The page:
Easter is one of the most important days for Orthodox Christian Ukrainians – and a celebration for non-observant Ukrainians as well. The day typically involves – like many Ukrainian holidays – heading to a relative’s house to eat food, share stories, and of course – dig into the famous Easter cake. But with the country under quarantine due to the coronavirus, Ukrainians’ Easter plans have had to change. Hromadske takes a look at what people have planned this Easter, and how church authorities have reacted to the pandemic threat.
An Easter Without Church
Easter, beyond being a family holiday, also carries great weight in Christian theology, and is considered to be one of the holiest days for that religion. And church leaders in Ukraine can usually rely on thousands-strong crowds flocking to churches to observe the traditional Eastern rites.
This year, however, those crowds may be missing, despite the calls from Orthodox leaders like Metropolitan Onufriy, the head of the Ukrainian Orthodox Church of the Moscow Patriarchate. In an address on April 14, Onufriy defied a tacit agreement between the government and religious authorities to avoid gathering observant crowds at churches, and instead called for the faithful to still attend church on Easter – despite the risk of pandemic.
“This year, the celebration of Holy Easter is especially for the viral disease spreading across the globe. That’s why I’m telling you, my dear brothers and sisters, that the churches will conduct Easter services,” said the Moscow Patriarchate metropolitan.
And while the Moscow Patriarchate has agreed to also broadcast services over the air – like the Orthodox Church of Ukraine and the Greek Catholic Church – it seems the tacit agreement is in utter shambles.
His statement has raised the ire of government authorities, especially after Palm Sunday – a Christian feast day which this year fell on April 5 – saw a crowd of thousands gather at the Orthodox holy site of the Kyiv Pechersk Lavra. Interior Minister Arsen Avakov angrily tweeted, following the event, that “irresponsibility and disrespect towards people’s health has nothing to do with God!” And following lax police enforcement of quarantine norms during the Palm Sunday gathering, Avakov said that three clergymen have been charged with administrative offenses, and that quarantine regulations would be strictly observed during Easter.
And, during an interview with hromadske, an advisor to the Interior Minister, Yuriy Tandit stated that the Ministry was ready to take wide-ranging action against disobedient churches.
“Our plans are wide. Tomorrow (at the time of broadcast, April 14 – ed.) will show. We’re gathering information. We can’t close the churches in order to stop services being held there. Services will continue inside churches and Easter liturgies will be streamed online… we, of course, will now not only closely watch the situation, but also react harshly,” said the Ministerial advisor.
And most Ukrainians seem to have sided with the government, not Onufriy, on taking their Easter celebrations to church – a poll conducted by sociological survey group Rating on April 10-12 revealed that 85% had decided not to attend church this Easter. But the same survey reveals some good news for church leaders – at least 64% plan to watch service broadcasts.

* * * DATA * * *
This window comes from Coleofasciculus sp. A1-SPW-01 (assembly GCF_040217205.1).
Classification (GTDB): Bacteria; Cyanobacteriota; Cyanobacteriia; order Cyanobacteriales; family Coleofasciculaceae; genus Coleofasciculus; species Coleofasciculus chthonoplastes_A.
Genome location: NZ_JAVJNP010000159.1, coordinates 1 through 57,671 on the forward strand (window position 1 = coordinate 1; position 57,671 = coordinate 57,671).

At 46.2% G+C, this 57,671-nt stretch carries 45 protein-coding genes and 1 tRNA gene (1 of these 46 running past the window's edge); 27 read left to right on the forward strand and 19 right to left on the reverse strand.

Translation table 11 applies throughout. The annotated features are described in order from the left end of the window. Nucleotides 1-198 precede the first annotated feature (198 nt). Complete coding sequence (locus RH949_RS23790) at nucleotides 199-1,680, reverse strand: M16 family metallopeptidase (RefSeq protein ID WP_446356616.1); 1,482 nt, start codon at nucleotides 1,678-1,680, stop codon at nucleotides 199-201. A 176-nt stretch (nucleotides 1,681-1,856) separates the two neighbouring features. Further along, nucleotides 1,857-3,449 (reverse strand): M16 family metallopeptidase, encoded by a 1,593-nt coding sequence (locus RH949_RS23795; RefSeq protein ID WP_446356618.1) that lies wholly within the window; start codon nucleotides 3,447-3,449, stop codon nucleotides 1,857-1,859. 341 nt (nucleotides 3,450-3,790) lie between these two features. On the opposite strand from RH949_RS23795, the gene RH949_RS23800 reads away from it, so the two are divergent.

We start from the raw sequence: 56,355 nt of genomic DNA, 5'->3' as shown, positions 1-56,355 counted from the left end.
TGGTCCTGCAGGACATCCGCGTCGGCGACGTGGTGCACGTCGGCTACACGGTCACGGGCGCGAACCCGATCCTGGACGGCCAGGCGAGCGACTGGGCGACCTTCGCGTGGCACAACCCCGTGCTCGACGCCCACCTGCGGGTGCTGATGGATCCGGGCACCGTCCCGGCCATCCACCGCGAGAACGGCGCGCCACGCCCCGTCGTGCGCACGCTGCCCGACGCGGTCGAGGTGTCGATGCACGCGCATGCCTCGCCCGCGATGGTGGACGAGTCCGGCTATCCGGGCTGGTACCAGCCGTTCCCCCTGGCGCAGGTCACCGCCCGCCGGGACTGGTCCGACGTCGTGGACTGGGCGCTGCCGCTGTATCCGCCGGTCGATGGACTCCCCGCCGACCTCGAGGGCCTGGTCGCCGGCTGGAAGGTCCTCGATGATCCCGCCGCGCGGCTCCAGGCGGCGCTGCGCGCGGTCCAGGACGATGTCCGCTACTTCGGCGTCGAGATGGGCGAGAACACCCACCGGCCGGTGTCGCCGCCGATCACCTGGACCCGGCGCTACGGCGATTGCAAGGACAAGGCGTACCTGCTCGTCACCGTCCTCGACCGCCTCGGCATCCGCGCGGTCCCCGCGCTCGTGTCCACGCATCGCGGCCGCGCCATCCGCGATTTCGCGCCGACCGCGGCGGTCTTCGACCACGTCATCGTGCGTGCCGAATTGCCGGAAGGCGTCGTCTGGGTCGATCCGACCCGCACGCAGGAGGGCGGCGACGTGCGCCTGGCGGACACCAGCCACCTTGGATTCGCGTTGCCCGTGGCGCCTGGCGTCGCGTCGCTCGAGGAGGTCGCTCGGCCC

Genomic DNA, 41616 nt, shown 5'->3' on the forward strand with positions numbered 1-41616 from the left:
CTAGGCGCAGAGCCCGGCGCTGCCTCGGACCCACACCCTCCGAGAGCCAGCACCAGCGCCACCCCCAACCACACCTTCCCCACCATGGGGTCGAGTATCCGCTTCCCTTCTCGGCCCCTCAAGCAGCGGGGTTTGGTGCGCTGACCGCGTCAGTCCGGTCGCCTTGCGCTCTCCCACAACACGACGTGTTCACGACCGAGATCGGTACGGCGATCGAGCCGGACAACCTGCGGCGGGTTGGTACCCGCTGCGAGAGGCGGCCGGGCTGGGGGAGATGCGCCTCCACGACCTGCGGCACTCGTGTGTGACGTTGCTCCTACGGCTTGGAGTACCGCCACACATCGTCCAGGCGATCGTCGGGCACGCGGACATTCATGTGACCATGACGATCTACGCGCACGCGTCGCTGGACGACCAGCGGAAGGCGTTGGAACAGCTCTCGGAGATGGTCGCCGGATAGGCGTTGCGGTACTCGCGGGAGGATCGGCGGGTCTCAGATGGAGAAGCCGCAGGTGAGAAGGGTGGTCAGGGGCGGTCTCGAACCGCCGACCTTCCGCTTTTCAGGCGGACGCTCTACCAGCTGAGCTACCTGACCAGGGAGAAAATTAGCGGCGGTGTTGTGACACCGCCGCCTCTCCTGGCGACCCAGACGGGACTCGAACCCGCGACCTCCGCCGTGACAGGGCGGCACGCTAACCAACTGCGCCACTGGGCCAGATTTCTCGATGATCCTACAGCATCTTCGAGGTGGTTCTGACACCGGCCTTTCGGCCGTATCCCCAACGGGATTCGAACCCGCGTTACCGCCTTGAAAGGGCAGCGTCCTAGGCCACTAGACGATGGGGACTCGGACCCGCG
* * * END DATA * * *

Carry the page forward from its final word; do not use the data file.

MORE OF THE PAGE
Even some of the Moscow metropolitans own clerics have sided against him, with Metropolitan Pavlo, the head of the Kyiv Pechersk Lavra, saying that he’d underestimated the extent of the pandemic, in a comment to the Reuters news agency. Hearing those words from Pavlo isn’t exactly surprising – Pavlo himself has been diagnosed with coronavirus, and the monastery has been shut as a result of over 90 coronavirus infections being registered amongst the clergy there, turning it into an epicenter of disease in Kyiv, and two monks at the Lavra have already passed away from COVID-19 complications.
Celebrating the “Great Day” At Home
Volodymyr Zelenskyy, the President of Ukraine, has himself called on Ukrainians to stay home this Easter. Almost the entire police force will be out patrolling on Easter Sunday, ensuring that people and clergy respect quarantine regulations and stay home for the holiday. Different Christian confessions have offered different ways to observe the holiday, in accordance with their own religious beliefs.
Most confessions have called on their parishioners to stay home and follow services online, but many, including the Greek Catholic Church and the Orthodox Church of Ukraine, have said that they “cannot” turn away faithful that come to the church door on Sunday – but that those people must respect “sanitary norms.”
The Moscow Patriarchate is the only major confession in Ukraine that has completely broken with online-broadcasts, with Metropolitan Klyment, in a comment to Radio Free Europe / Radio Liberty, saying that the church will not hold online or broadcast streams, because those will not count as “praising God.”
But for the non-faithful Ukrainians, Easter still represents a day of celebration – embodied in the famous Easter cake. Around Easter time, these cakes fill shop shelves and windows, and the babushkas selling goods from small street-side stalls switch to selling these sprinkle-dotted cakes.
While these cakes are traditionally baked at home and then taken to church to be blessed, this year, blessed Easter cakes will be delivered straight to Ukrainians' homes – thanks to Easter cake delivery programs implemented by some churches. The Office of the President stated that as of April 13, Ukrainians had already ordered over 14,000 blessed cakes to be delivered this week – and as Easter Sunday draws near, that number will undoubtedly grow.
And while Ukrainians will most likely not be gathering for large family Easter feasts, they’ll adapt and adjust, just like most churches – perhaps even holding the traditional family dinner online, and forging a new tradition in the process.